With the increase in the number of launches into space, the problem of dealing with free-falling satellites and other space debris is also on the rise.
The Chinese space station Tiangong-1 is expected to crash into the Earth between March 30 and April 2. The module’s descent is a matter of concern as this out-of-control Chinese space station is carrying highly toxic chemicals.
A large number of satellites and spacecraft have fallen back to Earth, but in general, most of the falling pieces are very small in size and burn up safely while re-entering the atmosphere. But the problem with Tiangong-1 is that it’s quite massive. The spacecraft weighs nearly 19,000 lbs. (8.5 tons) and it contains quite a bit of hydrazine, which is basically rocket fuel.
Launched in September of 2011, Tiangong-1 was China’s first manned space station. In 2016, China announced that they had lost control of the satellite.
Scientists do not know exactly where Tiangong-1 will hit. Hugh Lewis, senior lecturer in aerospace engineering at the University of Southampton, said, “The spacecraft is traveling around a more or less circular orbit, which is tipped with respect to the equator at 43°. If you plot this path on a map of the Earth, it produces a sine wave pattern, with the slower curve of the wave in northern and southern latitudes and the faster straighter sections running from east to west. If you imagine the green low-risk area on the map is the part of the road we’re trying to walk across, the quickest way is to go at 90 degrees – straight across.”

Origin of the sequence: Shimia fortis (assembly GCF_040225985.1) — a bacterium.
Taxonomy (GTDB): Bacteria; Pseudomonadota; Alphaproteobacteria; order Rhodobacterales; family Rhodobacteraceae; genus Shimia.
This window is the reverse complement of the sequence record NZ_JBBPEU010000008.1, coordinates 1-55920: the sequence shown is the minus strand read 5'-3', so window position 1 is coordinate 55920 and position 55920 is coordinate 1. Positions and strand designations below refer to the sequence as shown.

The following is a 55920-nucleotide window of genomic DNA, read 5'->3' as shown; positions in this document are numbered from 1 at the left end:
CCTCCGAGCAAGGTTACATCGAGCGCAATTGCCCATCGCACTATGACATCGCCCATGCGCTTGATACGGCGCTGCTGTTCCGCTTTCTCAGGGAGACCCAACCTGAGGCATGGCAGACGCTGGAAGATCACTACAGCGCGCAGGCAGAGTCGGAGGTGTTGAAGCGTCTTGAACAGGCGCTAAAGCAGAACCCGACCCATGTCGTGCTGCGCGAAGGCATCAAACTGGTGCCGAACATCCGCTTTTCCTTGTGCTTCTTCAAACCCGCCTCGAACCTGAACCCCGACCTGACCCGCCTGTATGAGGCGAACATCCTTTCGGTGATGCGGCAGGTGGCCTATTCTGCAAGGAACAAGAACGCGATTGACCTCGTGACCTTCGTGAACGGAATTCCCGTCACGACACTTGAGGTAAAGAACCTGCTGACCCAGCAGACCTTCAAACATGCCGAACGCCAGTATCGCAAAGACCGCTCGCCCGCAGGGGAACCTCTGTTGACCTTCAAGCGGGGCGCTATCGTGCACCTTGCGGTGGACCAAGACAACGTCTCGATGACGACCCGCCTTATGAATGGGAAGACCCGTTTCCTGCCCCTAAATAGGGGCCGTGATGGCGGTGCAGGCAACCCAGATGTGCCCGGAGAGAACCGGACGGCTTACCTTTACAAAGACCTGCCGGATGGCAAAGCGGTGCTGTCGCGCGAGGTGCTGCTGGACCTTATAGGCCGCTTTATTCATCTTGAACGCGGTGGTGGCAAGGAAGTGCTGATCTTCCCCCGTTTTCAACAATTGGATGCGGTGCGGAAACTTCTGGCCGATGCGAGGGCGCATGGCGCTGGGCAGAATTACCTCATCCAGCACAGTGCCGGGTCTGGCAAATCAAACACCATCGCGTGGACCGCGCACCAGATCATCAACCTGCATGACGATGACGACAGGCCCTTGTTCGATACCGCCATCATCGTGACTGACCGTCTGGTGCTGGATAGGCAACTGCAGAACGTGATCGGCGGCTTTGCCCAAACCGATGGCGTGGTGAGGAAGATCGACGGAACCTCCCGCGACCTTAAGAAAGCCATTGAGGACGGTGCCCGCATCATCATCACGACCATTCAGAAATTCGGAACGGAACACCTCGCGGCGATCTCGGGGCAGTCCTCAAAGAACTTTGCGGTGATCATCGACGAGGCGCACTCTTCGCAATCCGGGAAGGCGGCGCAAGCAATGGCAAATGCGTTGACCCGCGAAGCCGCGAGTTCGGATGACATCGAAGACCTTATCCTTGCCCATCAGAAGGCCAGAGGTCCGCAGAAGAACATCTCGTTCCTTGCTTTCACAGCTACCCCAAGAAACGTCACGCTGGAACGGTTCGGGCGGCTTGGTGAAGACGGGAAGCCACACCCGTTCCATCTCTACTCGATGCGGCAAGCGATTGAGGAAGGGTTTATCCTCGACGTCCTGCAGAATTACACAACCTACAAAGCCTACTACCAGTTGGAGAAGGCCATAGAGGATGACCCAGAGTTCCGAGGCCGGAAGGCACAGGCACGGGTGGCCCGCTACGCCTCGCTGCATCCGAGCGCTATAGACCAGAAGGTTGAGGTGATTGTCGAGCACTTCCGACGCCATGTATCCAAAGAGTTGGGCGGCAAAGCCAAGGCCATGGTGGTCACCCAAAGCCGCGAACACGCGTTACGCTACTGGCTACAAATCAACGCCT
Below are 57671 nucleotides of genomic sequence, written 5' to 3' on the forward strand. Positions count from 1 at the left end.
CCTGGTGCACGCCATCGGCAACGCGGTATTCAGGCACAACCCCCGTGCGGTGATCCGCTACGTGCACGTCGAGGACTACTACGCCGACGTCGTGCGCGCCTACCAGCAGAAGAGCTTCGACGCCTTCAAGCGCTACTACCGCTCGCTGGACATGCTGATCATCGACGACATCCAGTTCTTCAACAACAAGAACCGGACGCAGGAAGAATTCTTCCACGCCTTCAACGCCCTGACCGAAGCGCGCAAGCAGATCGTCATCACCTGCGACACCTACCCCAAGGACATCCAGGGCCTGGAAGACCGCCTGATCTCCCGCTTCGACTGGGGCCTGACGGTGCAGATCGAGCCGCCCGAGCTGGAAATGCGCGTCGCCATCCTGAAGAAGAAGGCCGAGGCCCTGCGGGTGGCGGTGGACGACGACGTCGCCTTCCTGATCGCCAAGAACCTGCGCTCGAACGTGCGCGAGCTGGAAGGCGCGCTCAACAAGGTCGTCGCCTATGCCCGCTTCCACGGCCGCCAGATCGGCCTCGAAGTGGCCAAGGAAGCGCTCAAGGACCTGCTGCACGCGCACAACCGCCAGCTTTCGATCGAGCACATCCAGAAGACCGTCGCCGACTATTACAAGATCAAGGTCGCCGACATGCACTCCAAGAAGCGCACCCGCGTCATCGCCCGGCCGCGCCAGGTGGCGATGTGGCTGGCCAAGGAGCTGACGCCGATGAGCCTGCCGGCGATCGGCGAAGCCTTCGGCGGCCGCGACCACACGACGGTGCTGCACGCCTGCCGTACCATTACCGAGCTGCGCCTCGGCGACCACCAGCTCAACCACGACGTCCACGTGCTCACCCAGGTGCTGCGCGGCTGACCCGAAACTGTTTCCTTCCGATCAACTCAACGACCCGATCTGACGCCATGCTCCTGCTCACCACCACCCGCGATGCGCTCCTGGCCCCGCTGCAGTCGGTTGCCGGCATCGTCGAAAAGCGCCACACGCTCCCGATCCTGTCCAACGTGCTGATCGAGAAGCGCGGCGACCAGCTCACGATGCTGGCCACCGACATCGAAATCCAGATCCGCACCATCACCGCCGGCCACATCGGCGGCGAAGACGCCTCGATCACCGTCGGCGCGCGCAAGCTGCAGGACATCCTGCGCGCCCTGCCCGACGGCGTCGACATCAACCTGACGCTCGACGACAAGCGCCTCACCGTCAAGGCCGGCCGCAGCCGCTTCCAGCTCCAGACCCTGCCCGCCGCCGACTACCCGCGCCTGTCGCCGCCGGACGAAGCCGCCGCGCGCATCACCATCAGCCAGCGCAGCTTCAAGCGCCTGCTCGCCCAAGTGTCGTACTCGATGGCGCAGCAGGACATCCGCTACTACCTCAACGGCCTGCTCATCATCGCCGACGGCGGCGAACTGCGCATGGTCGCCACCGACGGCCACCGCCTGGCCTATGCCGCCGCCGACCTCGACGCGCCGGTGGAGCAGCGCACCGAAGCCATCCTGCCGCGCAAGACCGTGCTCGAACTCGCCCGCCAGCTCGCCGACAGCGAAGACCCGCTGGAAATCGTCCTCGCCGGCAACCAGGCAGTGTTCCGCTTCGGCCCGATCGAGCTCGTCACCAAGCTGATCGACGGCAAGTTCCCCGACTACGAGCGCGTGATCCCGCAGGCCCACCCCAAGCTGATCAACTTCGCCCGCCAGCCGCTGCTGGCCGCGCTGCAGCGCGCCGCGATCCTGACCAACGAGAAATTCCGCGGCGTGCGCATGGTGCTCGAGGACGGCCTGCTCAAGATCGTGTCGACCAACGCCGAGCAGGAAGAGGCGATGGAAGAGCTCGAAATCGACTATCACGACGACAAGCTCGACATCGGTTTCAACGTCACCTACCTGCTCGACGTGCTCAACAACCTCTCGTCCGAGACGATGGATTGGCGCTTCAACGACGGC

Lewis further adds, “When the spacecraft crosses the equator, it’s crossing the road at this point, and it does so really fast. When it goes across the red bands further north and south, it’s crossing at a steeper angle – almost parallel to the road. It takes longer to cross at these latitudes, which is why it has a higher risk of coming down here.”